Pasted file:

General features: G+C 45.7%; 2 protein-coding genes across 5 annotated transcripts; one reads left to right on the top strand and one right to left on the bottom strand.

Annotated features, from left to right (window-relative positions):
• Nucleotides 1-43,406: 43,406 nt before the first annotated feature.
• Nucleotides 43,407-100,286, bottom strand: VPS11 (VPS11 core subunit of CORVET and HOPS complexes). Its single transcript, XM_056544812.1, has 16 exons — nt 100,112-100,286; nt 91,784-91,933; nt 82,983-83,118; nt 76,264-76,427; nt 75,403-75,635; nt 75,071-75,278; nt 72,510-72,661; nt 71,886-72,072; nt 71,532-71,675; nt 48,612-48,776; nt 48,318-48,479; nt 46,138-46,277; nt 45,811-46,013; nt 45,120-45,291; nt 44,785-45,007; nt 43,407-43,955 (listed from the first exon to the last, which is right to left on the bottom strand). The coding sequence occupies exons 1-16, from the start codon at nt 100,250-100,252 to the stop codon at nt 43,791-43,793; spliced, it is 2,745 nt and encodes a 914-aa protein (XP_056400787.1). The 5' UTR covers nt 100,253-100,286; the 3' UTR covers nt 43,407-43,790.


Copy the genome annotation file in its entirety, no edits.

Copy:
General features: G+C 45.7%; 2 protein-coding genes across 5 annotated transcripts; one reads left to right on the top strand and one right to left on the bottom strand.

Annotated features, from left to right (window-relative positions):
• Nucleotides 1-43,406: 43,406 nt before the first annotated feature.
• Nucleotides 43,407-100,286, bottom strand: VPS11 (VPS11 core subunit of CORVET and HOPS complexes). Its single transcript, XM_056544812.1, has 16 exons — nt 100,112-100,286; nt 91,784-91,933; nt 82,983-83,118; nt 76,264-76,427; nt 75,403-75,635; nt 75,071-75,278; nt 72,510-72,661; nt 71,886-72,072; nt 71,532-71,675; nt 48,612-48,776; nt 48,318-48,479; nt 46,138-46,277; nt 45,811-46,013; nt 45,120-45,291; nt 44,785-45,007; nt 43,407-43,955 (listed from the first exon to the last, which is right to left on the bottom strand). The coding sequence occupies exons 1-16, from the start codon at nt 100,250-100,252 to the stop codon at nt 43,791-43,793; spliced, it is 2,745 nt and encodes a 914-aa protein (XP_056400787.1). The 5' UTR covers nt 100,253-100,286; the 3' UTR covers nt 43,407-43,790.